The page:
2. Once the TA has reviewed your appeal, he or she will set up a virtual "appointment" to discuss your appeal.
  3. If you are still unsatisfied with your grade, the TA will take your assignment and appeal to the professor. Please note that the professor will not review your appeal until the TA has made an assessment of your appeal.
  4. Note that if you request a re-grade by the professor your grade may be lowered, raised, or left unchanged once you have submitted your grade appeal.
  5. All grade appeals must be submitted within one week of the graded assignment being handed back.

Class Schedule


Note:  Readings from Lowi et al. are marked with “PP.”  The supplemental readings can be found either at the hyperlink or in the "course readings" folder under the "Files" tab (these readings are marked with an asterisk.)

9/28 Class Introduction

I. The Founding and American Constitutional Development


Basic Political Science Approaches:  PP Ch. 1

Jake Grumbach and Christopher Warshaw, "In many states with antiabortion laws, majorities favor abortion rights."

Julia Azari, "Forget Norms. Our Democracy Depends On Values (Links to an external site.)"

Jamelle Bouie, "There's a Reason the Election of 1800 Still Sings Out to Us (Links to an external site.)"

10/6-13  Constructing the Constitution:  PP Ch. 2

Michael Klarman, The Framer's Coup, Ch.8*

10/18-20  Federalism and Separation of Powers:  PP Ch. 3

10/25-27 Civil Rights and Civil Liberties:  PP Ch. 4-5

Martin Luther King, Jr., "Letter From A Birmingham Jail"

Dara Lind, "Cops do 20,000 no-knock raids a year. Civilians often pay the price when they go wrong

Megan Ming Francis, CIvil RIghts and the Making of the Modern American State, ch.6.*


II The Formal Institutions of Government

11/3-8 Congress,  PP Ch. 6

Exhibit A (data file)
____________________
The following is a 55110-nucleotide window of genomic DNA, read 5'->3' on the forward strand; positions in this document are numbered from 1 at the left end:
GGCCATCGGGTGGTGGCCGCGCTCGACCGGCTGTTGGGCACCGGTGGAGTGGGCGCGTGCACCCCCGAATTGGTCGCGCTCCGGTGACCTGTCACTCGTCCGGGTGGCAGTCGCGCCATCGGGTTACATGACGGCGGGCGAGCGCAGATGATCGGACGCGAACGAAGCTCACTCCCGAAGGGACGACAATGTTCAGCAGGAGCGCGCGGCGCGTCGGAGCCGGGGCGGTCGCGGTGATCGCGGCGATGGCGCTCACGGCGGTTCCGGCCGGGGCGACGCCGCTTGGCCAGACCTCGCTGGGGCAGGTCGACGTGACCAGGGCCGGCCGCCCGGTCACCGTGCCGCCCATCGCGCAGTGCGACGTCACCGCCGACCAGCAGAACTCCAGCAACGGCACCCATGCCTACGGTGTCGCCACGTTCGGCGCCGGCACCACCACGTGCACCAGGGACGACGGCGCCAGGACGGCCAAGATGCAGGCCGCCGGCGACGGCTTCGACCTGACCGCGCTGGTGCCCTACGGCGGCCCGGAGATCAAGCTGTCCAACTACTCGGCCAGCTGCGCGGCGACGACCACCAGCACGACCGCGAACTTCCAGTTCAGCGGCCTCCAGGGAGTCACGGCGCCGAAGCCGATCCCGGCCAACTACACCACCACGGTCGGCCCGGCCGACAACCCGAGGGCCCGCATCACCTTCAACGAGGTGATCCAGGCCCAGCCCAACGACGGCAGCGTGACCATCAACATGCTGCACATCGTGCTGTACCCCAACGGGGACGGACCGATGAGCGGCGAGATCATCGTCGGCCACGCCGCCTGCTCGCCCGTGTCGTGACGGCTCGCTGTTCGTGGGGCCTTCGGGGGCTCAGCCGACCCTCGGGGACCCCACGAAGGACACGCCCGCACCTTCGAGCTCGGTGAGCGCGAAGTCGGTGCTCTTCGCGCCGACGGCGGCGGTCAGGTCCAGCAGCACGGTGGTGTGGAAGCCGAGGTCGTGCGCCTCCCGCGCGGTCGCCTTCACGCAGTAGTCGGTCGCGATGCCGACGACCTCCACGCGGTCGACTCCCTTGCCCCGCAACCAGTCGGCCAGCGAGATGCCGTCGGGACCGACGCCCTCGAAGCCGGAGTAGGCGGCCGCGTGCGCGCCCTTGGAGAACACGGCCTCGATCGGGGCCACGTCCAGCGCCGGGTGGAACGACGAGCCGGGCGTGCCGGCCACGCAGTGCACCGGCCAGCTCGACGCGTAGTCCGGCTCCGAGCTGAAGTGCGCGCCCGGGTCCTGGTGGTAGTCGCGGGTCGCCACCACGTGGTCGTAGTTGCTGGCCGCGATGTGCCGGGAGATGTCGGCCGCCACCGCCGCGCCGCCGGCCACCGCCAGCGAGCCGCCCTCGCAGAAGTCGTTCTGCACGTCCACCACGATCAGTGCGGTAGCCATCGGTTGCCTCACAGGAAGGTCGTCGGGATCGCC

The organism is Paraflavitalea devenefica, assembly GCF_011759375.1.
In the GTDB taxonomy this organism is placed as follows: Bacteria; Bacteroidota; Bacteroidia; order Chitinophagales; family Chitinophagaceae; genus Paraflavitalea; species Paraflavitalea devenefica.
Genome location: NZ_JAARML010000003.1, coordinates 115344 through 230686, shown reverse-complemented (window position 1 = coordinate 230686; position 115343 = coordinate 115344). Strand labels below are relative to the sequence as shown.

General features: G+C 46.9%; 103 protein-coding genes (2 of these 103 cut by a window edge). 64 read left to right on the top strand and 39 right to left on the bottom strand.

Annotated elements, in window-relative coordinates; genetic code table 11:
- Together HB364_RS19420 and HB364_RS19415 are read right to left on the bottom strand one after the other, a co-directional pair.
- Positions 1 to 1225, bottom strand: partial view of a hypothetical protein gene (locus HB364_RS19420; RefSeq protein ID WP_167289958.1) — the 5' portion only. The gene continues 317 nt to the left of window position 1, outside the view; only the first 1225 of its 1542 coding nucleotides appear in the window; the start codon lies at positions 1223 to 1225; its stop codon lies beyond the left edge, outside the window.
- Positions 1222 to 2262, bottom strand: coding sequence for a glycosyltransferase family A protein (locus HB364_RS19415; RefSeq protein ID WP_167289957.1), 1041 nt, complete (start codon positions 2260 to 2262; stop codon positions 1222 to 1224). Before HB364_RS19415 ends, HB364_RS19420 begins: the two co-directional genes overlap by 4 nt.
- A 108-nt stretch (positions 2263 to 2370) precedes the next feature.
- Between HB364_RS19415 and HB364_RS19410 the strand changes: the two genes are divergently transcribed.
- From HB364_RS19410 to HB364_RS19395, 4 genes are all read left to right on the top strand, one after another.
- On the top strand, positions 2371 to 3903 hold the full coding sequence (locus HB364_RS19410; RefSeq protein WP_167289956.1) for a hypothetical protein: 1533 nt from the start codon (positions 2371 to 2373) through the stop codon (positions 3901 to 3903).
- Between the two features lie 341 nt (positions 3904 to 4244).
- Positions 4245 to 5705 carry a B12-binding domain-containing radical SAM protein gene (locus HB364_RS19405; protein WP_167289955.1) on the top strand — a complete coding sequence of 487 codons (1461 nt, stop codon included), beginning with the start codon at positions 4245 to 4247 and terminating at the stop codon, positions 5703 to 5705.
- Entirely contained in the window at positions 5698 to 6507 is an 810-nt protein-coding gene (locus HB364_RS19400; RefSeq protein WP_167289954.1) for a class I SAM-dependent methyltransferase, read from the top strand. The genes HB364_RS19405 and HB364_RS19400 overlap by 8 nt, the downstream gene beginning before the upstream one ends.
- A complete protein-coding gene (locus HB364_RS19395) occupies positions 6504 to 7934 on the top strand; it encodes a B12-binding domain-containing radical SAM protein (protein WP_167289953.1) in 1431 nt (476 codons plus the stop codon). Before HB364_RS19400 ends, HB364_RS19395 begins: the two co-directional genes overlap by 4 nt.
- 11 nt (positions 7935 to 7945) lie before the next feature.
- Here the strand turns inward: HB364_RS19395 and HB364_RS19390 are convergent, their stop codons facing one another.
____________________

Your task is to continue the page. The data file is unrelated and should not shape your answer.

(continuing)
The Enduring Debate, Reading 22*

Sarah Binder,"Mitch McConnell is Wrong. Here's the Filibuster's 'racial history." (Links to an external site.) 

Nate Silver, "The Senate’s Rural Skew Makes It Very Hard For Democrats To Win The Supreme Court (Links to an external site.)"

11/10-15: The Executive Branch, PP Ch. 7-8.

 The Enduring Debate readings 27, 28, 32, 33 (*)

11/17 Judiciary PP CH. 9.

Jason Willick, "Overturning Roe"

Archon Fung, "Dobbs and democratic legitimacy."

movie: "Supreme Revenge" 


III. Politics and Informal Institutions

11/29 Public Opinion PP Ch. 10, 

Geofrey Skelly, "Why Was The National Polling Environment So Off In 2020?" (Links to an external site.)

The Literary Digest survey of 1936

12/1 Elections PP Ch. 11

Ross Douthat, "A Case for the Electoral College"

Jesse Wegman, Let the People Pick the President, Ch. 3.*

12/6 Political Parties PP Ch. 12

12/8 Interest Groups PP Ch. 13

The Enduring Debate reading 59(*)


Catalog Description: 
Institutions and politics in the American political system. Ways of thinking about how significant problems, crises, and conflicts of American society are resolved politically. Offered: AWSpS.
Department Requirements: 
Introductory Courses
GE Requirements: 
Social Sciences (SSc)
Last updated: 
May 4, 2022 - 10:04pm